Patients who were unwilling to participate, contraindicated to ketamine, allergic to morphine, with a history of chronic disease, chronic pain, or autoimmune disease, a history of decreased consciousness or mental disorders, body mass index (BMI) <18.5 kg/m2, or ≥30 kg/m2, or with history of regular pain killer prescription were excluded from the study. Using the permuted block randomization method, patients were divided into 2 groups. Group A received a low dose of ketamine at the end of surgery (n = 34), and Group B received a low dose of ketamine at the time of anesthesia induction (n = 34).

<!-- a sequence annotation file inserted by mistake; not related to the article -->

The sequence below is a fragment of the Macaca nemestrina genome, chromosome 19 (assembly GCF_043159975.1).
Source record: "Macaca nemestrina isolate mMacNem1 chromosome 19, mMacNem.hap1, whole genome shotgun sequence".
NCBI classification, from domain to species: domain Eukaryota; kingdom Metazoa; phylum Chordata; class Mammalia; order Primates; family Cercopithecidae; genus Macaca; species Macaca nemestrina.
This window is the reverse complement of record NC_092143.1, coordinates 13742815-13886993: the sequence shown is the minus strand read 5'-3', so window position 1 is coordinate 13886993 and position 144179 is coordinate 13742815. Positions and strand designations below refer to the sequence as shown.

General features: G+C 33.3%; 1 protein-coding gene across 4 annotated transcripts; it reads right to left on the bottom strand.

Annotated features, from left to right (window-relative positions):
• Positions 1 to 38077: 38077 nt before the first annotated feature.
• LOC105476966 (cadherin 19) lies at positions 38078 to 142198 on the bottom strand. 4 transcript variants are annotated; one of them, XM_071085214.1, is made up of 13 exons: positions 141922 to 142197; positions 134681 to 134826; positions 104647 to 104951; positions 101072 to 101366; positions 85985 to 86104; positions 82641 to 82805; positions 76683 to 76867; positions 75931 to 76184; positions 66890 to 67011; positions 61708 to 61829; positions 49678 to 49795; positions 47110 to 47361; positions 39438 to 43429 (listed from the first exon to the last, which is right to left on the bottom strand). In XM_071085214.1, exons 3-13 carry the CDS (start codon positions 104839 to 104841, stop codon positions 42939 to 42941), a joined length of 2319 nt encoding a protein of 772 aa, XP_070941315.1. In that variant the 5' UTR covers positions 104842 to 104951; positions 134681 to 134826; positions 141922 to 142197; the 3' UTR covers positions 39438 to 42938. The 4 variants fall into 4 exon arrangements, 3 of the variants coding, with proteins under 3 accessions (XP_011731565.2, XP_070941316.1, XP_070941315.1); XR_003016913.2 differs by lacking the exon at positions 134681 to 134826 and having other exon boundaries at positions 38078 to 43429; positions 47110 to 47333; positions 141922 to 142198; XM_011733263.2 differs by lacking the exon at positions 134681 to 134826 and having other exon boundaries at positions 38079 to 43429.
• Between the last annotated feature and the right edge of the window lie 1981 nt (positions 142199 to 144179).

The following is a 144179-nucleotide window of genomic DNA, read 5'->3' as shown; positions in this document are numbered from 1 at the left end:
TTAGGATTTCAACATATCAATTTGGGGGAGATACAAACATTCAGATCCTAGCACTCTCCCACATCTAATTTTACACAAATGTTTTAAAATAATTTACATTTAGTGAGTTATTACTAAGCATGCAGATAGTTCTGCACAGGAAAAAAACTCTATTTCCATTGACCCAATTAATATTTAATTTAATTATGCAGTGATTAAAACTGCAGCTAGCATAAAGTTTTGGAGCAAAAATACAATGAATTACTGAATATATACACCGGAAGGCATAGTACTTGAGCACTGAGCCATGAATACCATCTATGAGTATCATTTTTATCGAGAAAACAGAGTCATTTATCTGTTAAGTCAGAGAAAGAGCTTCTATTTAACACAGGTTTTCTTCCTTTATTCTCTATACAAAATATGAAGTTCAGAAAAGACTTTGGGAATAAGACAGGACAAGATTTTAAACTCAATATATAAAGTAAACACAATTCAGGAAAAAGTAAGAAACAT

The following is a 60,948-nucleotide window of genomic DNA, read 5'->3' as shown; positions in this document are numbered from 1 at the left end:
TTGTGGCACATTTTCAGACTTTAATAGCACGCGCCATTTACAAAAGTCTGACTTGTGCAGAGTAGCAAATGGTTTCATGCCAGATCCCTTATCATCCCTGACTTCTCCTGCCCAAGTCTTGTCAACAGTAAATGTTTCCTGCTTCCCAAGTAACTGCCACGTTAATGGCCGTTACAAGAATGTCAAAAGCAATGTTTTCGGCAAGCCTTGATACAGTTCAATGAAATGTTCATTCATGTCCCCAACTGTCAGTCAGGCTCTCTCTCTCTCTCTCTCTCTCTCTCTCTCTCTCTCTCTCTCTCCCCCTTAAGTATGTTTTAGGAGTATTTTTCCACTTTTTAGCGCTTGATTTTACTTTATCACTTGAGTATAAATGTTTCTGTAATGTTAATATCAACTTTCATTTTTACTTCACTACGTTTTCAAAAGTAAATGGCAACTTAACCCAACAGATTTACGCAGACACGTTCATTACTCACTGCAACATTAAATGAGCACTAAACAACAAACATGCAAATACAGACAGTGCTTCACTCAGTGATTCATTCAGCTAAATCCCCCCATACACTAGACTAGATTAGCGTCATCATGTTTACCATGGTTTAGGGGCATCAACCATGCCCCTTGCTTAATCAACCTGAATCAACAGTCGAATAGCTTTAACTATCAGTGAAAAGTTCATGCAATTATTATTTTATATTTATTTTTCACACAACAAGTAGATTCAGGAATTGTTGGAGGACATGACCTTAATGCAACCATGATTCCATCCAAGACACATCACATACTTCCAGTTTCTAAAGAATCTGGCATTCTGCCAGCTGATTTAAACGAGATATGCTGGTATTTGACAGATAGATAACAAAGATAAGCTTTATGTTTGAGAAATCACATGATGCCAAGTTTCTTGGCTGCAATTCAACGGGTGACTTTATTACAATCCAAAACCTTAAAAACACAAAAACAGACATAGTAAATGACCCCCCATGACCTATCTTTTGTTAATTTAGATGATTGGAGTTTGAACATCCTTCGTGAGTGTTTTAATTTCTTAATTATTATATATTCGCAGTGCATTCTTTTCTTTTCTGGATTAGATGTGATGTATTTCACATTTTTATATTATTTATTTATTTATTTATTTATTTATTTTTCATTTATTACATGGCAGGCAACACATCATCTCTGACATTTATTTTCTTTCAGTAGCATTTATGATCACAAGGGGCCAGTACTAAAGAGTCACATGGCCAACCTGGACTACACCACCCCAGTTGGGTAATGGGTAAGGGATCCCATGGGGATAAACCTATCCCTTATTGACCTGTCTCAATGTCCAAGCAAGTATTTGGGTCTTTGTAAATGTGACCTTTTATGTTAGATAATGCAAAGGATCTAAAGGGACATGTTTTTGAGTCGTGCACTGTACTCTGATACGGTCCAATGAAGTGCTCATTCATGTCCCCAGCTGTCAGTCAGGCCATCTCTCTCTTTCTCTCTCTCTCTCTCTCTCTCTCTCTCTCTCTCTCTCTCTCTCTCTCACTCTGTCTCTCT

We withdrew the 3 mL blood sample from the subjects upon in the preparation room before surgery. All subjects received 0.05 mg/kg midazolam as premedication. In the operating room, a standard ASA monitoring was employed. The patient received 3–5 min of preoxygenation, fentanyl 2 μg/kg, and atracurium 0.5 mg/kg. In Group A, 3 ml of NaCl 0.9% was given, and Group B was given ketamine 0.3 mg/kg (diluted with 0.9% NaCl to a total volume of 3 ml). Then, intubation was carried out and maintenance with compressed air, O2, and sevoflurane mixture, fentanyl 0.25 μg/kg/h, and atracurium 0.1 mg/kg/h. At the end of the surgery, Group A was given ketamine 0.3 mg/kg (diluted with 0.9% NaCl with a total volume of 3 ml), and Group B was given 3 ml of NaCL 0.9%.